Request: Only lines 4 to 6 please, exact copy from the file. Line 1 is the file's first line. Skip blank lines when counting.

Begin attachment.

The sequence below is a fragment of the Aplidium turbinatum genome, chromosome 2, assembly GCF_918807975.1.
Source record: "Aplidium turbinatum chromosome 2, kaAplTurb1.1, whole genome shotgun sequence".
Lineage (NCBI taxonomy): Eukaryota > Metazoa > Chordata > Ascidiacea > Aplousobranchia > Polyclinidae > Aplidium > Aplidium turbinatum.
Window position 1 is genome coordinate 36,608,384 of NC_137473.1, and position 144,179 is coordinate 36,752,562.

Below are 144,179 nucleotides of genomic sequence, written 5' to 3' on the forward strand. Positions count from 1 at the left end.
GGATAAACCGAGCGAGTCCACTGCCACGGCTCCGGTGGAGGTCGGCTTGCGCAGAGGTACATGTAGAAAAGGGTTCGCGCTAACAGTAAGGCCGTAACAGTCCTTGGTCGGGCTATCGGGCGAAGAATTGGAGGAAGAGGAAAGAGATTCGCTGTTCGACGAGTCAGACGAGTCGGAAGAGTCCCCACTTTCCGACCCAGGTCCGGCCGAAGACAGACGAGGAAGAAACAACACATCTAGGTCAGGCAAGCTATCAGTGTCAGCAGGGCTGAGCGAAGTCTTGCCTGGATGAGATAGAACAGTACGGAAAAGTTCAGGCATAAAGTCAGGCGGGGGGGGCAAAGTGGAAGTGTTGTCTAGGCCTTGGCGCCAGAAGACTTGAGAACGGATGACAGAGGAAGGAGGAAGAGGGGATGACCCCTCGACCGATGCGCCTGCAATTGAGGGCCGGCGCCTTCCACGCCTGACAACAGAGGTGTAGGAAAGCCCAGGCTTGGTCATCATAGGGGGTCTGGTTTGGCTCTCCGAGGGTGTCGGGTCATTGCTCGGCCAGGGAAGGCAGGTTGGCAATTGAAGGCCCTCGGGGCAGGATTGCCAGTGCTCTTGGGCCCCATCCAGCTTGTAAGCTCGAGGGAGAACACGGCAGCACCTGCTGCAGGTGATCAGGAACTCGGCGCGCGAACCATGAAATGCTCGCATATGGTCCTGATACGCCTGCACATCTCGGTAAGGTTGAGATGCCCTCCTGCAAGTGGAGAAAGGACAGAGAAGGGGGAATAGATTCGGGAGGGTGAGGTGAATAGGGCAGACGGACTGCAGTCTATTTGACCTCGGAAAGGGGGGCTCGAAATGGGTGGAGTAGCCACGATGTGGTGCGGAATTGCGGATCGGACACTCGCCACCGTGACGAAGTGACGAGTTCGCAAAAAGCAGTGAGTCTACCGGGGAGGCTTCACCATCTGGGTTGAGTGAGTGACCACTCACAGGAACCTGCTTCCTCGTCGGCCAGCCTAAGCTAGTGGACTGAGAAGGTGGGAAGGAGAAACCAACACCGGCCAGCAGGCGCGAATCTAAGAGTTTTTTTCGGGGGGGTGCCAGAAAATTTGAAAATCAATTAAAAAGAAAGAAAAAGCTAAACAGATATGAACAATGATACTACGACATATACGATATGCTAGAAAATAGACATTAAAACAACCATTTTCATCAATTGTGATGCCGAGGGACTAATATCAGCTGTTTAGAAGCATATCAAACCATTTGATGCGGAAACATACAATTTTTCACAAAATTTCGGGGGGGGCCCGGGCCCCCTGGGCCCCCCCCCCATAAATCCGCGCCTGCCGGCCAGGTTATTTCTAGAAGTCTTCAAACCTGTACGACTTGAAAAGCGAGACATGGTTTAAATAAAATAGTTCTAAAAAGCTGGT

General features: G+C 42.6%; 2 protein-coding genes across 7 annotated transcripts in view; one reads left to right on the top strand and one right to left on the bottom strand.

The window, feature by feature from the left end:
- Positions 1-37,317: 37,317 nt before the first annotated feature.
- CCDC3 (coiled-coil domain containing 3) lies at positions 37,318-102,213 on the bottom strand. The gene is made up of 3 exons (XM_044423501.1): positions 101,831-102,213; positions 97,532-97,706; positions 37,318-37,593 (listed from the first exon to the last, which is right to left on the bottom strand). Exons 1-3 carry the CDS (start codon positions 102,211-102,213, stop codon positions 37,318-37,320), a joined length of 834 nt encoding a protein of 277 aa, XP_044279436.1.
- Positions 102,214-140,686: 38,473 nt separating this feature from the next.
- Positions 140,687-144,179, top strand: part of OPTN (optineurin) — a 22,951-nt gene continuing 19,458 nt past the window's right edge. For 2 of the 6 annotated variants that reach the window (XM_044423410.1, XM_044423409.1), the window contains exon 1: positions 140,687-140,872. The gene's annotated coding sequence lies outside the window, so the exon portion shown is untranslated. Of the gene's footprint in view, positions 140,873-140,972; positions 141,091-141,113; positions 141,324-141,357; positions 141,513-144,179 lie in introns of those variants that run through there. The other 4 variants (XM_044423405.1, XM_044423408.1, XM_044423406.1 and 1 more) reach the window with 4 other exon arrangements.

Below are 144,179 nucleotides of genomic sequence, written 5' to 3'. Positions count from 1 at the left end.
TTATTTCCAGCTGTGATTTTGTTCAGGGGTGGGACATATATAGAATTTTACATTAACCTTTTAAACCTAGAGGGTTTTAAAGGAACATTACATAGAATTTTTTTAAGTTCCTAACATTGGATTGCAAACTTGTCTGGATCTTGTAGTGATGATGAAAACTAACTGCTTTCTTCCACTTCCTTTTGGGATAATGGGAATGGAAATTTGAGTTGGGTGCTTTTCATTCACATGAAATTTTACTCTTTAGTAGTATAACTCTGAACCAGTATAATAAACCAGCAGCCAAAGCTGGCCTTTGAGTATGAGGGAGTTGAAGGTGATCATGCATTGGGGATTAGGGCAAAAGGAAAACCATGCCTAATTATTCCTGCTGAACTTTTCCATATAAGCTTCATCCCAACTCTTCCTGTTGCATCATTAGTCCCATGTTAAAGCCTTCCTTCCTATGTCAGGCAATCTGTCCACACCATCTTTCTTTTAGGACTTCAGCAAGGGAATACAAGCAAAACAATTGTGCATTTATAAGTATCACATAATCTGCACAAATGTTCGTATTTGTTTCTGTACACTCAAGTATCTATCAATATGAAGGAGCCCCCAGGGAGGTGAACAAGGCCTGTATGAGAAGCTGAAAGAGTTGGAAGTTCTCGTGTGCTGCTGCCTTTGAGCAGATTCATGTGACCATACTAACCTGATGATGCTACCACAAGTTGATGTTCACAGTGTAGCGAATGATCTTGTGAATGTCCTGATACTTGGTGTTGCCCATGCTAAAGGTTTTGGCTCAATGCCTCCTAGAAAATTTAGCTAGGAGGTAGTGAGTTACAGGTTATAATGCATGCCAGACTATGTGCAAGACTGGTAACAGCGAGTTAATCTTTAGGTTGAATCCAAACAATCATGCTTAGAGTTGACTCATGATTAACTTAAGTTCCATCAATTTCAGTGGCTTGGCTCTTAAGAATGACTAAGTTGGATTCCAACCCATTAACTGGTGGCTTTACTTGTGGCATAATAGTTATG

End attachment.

Window position 1 is genome coordinate 36,608,384 of NC_137473.1, and position 144,179 is coordinate 36,752,562.

Below are 144,179 nucleotides of genomic sequence, written 5' to 3' on the forward strand. Positions count from 1 at the left end.
GGATAAACCGAGCGAGTCCACTGCCACGGCTCCGGTGGAGGTCGGCTTGCGCAGAGGTACATGTAGAAAAGGGTTCGCGCTAACAGTAAGGCCGTAACAGTCCTTGGTCGGGCTATCGGGCGAAGAATTGGAGGAAGAGGAAAGAGATTCGCTGTTCGACGAGTCAGACGAGTCGGAAGAGTCCCCACTTTCCGACCCAGGTCCGGCCGAAGACAGACGAGGAAGAAACAACACATCTAGGTCAGGCAAGCTATCAGTGTCAGCAGGGCTGAGCGAAGTCTTGCCTGGATGAGATAGAACAGTACGGAAAAGTTCAGGCATAAAGTCAGGCGGGGGGGGCAAAGTGGAAGTGTTGTCTAGGCCTTGGCGCCAGAAGACTTGAGAACGGATGACAGAGGAAGGAGGAAGAGGGGATGACCCCTCGACCGATGCGCCTGCAATTGAGGGCCGGCGCCTTCCACGCCTGACAACAGAGGTGTAGGAAAGCCCAGGCTTGGTCATCATAGGGGGTCTGGTTTGGCTCTCCGAGGGTGTCGGGTCATTGCTCGGCCAGGGAAGGCAGGTTGGCAATTGAAGGCCCTCGGGGCAGGATTGCCAGTGCTCTTGGGCCCCATCCAGCTTGTAAGCTCGAGGGAGAACACGGCAGCACCTGCTGCAGGTGATCAGGAACTCGGCGCGCGAACCATGAAATGCTCGCATATGGTCCTGATACGCCTGCACATCTCGGTAAGGTTGAGATGCCCTCCTGCAAGTGGAGAAAGGACAGAGAAGGGGGAATAGATTCGGGAGGGTGAGGTGAATAGGGCAGACGGACTGCAGTCTATTTGACCTCGGAAAGGGGGGCTCGAAATGGGTGGAGTAGCCACGATGTGGTGCGGAATTGCGGATCGGACACTCGCCACCGTGACGAAGTGACGAGTTCGCAAAAAGCAGTGAGTCTACCGGGGAGGCTTCACCATCTGGGTTGAGTGAGTGACCACTCACAGGAACCTGCTTCCTCGTCGGCCAGCCTAAGCTAGTGGACTGAGAAGGTGGGAAGGAGAAACCAACACCGGCCAGCAGGCGCGAATCTAAGAGTTTTTTTCGGGGGGGTGCCAGAAAATTTGAAAATCAATTAAAAAGAAAGAAAAAGCTAAACAGATATGAACAATGATACTACGACATATACGATATGCTAGAAAATAGACATTAAAACAACCATTTTCATCAATTGTGATGCCGAGGGACTAATATCAGCTGTTTAGAAGCATATCAAACCATTTGATGCGGAAACATACAATTTTTCACAAAATTTCGGGGGGGGCCCGGGCCCCCTGGGCCCCCCCCCCATAAATCCGCGCCTGCCGGCCAGGTTATTTCTAGAAGTCTTCAAACCTGTACGACTTGAAAAGCGAGACATGGTTTAAATAAAATAGTTCTAAAAAGCTGGT